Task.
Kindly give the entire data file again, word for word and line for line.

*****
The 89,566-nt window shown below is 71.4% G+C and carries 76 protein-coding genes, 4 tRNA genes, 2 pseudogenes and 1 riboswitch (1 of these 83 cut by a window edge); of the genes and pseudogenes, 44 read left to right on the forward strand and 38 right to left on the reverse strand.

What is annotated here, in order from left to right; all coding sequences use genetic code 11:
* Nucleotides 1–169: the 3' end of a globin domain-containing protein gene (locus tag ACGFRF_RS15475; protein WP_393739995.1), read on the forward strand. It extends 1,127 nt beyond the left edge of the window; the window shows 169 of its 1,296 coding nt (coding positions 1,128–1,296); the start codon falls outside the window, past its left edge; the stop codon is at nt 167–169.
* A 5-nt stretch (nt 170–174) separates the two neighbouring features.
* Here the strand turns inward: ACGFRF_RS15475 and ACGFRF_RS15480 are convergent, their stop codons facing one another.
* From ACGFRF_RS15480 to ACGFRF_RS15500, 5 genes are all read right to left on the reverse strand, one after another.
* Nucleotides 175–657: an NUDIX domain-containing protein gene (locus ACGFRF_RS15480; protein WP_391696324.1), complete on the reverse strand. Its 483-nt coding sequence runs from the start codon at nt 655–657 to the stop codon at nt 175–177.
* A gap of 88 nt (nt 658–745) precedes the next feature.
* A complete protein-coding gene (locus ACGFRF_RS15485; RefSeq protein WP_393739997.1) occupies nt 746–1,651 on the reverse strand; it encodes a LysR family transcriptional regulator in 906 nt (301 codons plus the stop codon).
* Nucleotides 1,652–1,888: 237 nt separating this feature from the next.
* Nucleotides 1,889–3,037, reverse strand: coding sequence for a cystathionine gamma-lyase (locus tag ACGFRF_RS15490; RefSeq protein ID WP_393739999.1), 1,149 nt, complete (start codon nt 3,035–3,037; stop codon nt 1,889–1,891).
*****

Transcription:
The 89,566-nt window shown below is 71.4% G+C and carries 76 protein-coding genes, 4 tRNA genes, 2 pseudogenes and 1 riboswitch (1 of these 83 cut by a window edge); of the genes and pseudogenes, 44 read left to right on the forward strand and 38 right to left on the reverse strand.

What is annotated here, in order from left to right; all coding sequences use genetic code 11:
* Nucleotides 1–169: the 3' end of a globin domain-containing protein gene (locus tag ACGFRF_RS15475; protein WP_393739995.1), read on the forward strand. It extends 1,127 nt beyond the left edge of the window; the window shows 169 of its 1,296 coding nt (coding positions 1,128–1,296); the start codon falls outside the window, past its left edge; the stop codon is at nt 167–169.
* A 5-nt stretch (nt 170–174) separates the two neighbouring features.
* Here the strand turns inward: ACGFRF_RS15475 and ACGFRF_RS15480 are convergent, their stop codons facing one another.
* From ACGFRF_RS15480 to ACGFRF_RS15500, 5 genes are all read right to left on the reverse strand, one after another.
* Nucleotides 175–657: an NUDIX domain-containing protein gene (locus ACGFRF_RS15480; protein WP_391696324.1), complete on the reverse strand. Its 483-nt coding sequence runs from the start codon at nt 655–657 to the stop codon at nt 175–177.
* A gap of 88 nt (nt 658–745) precedes the next feature.
* A complete protein-coding gene (locus ACGFRF_RS15485; RefSeq protein WP_393739997.1) occupies nt 746–1,651 on the reverse strand; it encodes a LysR family transcriptional regulator in 906 nt (301 codons plus the stop codon).
* Nucleotides 1,652–1,888: 237 nt separating this feature from the next.
* Nucleotides 1,889–3,037, reverse strand: coding sequence for a cystathionine gamma-lyase (locus tag ACGFRF_RS15490; RefSeq protein ID WP_393739999.1), 1,149 nt, complete (start codon nt 3,035–3,037; stop codon nt 1,889–1,891).